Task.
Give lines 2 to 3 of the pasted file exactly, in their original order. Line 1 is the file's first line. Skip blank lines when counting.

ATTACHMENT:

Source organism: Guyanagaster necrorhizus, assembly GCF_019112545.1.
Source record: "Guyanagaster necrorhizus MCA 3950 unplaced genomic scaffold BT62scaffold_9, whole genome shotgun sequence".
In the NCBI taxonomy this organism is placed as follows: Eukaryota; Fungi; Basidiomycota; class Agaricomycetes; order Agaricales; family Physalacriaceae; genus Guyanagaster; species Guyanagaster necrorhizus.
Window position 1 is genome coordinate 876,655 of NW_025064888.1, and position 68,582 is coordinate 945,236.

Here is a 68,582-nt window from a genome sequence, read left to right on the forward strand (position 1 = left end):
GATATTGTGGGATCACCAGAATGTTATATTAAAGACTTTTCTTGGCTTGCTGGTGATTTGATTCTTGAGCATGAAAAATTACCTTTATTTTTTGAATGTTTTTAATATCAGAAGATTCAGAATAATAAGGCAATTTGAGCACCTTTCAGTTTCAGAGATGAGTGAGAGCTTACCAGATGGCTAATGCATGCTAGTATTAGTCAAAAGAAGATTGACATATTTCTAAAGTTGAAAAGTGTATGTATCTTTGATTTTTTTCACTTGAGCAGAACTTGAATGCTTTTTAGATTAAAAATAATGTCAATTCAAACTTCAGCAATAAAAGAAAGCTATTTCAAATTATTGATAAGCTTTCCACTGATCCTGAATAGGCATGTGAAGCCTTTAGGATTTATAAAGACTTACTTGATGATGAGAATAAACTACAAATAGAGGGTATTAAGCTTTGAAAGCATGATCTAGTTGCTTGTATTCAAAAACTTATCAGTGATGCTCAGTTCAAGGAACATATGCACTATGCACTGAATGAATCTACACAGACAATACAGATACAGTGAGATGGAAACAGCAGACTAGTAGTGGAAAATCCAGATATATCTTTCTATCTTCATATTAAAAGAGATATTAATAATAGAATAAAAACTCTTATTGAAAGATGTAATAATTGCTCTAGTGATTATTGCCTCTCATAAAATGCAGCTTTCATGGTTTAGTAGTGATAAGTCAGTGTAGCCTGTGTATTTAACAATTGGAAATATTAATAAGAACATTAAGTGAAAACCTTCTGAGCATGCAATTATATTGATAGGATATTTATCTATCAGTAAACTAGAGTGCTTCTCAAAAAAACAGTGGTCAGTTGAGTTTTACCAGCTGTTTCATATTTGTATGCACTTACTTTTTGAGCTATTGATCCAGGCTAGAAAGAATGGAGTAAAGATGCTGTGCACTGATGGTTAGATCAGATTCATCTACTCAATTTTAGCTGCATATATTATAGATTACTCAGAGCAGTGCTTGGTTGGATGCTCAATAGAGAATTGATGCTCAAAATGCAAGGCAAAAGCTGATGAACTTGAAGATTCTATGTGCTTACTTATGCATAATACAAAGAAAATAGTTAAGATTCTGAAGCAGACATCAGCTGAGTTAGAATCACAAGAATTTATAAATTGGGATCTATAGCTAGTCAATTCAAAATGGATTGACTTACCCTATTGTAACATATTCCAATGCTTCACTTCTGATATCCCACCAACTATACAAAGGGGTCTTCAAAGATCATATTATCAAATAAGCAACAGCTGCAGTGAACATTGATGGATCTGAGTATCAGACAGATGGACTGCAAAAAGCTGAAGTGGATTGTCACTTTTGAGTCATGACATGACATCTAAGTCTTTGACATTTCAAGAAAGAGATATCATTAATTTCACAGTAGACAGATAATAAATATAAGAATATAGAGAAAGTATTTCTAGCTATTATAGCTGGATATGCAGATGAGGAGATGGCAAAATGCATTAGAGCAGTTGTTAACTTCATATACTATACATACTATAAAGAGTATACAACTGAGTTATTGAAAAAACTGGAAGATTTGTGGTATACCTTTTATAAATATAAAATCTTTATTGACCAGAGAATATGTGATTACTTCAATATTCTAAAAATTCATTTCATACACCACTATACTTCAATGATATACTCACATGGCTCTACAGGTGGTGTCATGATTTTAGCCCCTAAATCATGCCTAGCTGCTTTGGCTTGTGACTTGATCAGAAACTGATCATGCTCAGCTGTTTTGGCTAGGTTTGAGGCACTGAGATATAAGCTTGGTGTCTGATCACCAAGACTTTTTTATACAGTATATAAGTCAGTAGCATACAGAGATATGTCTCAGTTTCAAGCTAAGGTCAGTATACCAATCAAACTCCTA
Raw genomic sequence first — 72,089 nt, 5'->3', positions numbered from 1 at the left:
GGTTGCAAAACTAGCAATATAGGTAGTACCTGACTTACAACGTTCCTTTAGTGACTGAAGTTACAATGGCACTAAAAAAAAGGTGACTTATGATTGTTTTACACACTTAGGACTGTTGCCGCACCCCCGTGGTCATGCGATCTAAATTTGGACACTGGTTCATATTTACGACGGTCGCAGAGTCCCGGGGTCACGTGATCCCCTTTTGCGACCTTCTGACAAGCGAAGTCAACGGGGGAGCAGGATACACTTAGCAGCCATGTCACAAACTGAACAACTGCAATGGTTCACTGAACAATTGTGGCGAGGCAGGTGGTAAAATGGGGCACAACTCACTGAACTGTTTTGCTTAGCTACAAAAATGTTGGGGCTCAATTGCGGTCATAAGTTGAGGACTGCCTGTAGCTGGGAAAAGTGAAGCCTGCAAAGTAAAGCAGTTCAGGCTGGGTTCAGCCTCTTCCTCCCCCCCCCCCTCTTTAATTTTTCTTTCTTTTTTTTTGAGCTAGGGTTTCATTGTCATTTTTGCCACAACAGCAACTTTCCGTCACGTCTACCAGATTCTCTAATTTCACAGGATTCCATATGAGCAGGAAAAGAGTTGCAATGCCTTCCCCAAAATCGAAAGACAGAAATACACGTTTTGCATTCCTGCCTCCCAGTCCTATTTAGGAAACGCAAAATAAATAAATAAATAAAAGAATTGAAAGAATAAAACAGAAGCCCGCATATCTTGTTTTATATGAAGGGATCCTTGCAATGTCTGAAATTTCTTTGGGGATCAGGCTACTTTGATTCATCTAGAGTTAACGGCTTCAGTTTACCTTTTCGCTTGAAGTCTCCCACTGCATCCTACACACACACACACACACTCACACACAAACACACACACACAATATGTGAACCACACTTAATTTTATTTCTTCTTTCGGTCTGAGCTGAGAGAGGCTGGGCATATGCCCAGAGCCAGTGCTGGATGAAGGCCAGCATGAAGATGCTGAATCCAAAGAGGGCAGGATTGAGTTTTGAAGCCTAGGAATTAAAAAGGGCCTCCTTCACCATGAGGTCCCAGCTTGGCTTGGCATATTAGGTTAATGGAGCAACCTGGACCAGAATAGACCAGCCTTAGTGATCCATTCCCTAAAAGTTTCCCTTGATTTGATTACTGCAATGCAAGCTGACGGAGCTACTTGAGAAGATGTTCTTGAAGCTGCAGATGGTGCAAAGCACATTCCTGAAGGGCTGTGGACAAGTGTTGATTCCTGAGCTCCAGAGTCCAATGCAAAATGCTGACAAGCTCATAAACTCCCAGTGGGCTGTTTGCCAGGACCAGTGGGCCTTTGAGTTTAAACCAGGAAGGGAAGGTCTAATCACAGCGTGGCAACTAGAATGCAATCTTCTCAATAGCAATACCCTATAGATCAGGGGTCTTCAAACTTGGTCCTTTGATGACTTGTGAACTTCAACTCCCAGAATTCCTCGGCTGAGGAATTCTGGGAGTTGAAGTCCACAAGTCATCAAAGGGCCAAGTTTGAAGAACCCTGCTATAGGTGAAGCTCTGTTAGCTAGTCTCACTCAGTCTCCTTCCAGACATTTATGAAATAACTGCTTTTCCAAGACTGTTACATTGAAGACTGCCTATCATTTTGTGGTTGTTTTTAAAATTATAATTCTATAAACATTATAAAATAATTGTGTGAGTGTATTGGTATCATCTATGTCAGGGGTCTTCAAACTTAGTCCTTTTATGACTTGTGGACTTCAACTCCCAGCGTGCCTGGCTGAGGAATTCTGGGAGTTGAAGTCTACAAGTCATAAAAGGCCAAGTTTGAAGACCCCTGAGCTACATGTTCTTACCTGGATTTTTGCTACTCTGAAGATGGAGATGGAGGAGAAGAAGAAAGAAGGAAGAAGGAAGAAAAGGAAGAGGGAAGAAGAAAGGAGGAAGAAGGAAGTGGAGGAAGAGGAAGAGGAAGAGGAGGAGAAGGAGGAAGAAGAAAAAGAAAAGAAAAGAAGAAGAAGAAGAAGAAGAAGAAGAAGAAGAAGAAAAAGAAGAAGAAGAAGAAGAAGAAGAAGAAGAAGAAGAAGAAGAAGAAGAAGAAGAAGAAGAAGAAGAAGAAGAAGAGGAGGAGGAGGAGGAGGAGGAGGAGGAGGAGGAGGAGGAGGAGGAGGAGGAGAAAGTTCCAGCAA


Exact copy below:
Source record: "Guyanagaster necrorhizus MCA 3950 unplaced genomic scaffold BT62scaffold_9, whole genome shotgun sequence".
In the NCBI taxonomy this organism is placed as follows: Eukaryota; Fungi; Basidiomycota; class Agaricomycetes; order Agaricales; family Physalacriaceae; genus Guyanagaster; species Guyanagaster necrorhizus.